We also provide evidence that IFN-α may be involved in the process of cell survival-regulation by mediating susceptibility to apoptosis in activated immune cells of monocytoid origin. This was demonstrated by the enhanced CD95 expression and increased susceptibility of U937 cells to CD95-triggered apoptosis. A further increase of CD95 expression and response to related signaling was observed by a combination of IFN-α-2b and IFN-γ treatment, perhaps an indication of partially overlapping signal transduction for both type I and type II IFN (25, 26). A relationship of IFN-γ-induced signals and CD95 expression is well established (27, 28). We have now demonstrated such an interaction for IFN-α-2b and the CD95 system in monocytoid cells in vitro, supporting the rational of using the augmenting effects of both type I and type II IFN for developing new combination treatment approaches to cancer.

It has been proposed that IFN-α-induced apoptosis may occur in cells during all cell cycle stages; therefore, apoptosis and cell cycle arrest would represent independent responses to IFN-α (29, 30). The high degree of cell death that was inducible through CD95 receptor triggering in our experimental system supports the previously observed independence of some apoptosis pathways from cell cycle stages. In addition to confirming that IFN-α affects cell cycling, our results also indicate that these events are related to the APC differentiation and maturation process by involving changes in CR expression and function. Although further studies are necessary to elucidate the mechanisms that control the differential regulation of CR expression in greater detail, the newly identified immunoregulatory effect of IFN-α-2b on APCs as related to CR expression and function may help in understanding the complex pathophysiologic role of this cytokine and may contribute to the development of alternative immune-modulating therapeutic strategies in malignancies.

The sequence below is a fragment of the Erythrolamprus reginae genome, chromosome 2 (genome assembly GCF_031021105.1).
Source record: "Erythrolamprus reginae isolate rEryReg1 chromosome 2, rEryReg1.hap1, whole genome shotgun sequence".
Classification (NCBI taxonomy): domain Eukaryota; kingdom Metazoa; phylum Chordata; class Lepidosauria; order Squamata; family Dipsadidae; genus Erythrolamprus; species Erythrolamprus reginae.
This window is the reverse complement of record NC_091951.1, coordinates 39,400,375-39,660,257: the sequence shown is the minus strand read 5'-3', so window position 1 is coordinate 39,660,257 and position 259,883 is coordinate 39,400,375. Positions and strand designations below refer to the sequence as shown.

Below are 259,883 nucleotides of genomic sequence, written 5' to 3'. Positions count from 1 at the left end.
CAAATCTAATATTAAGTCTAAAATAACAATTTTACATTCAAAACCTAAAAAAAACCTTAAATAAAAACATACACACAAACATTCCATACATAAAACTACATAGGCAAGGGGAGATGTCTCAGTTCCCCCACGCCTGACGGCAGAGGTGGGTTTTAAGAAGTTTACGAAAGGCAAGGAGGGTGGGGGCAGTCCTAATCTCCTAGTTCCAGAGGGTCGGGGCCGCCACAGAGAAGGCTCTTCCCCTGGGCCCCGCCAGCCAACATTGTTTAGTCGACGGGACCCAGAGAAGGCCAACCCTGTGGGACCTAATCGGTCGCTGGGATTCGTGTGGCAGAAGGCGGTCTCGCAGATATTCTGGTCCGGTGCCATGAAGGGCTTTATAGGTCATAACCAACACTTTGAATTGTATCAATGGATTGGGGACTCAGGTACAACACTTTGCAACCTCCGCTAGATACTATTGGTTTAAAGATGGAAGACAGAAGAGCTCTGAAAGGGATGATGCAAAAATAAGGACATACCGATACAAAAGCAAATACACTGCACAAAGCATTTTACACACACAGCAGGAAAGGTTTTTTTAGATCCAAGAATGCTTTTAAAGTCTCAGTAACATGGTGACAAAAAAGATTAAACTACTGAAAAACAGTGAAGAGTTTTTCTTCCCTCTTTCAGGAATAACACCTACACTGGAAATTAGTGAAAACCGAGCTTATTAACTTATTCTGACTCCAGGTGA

1

This work was supported in part by National Institutes of Health Grant R03-AI43204.

3

Abbreviations used in this paper: CR, chemokine receptor; MDM, monocyte-derived mononucleated phagocyte; MIP, macrophage inflammatory protein; SDF, stromal cell-derived factor.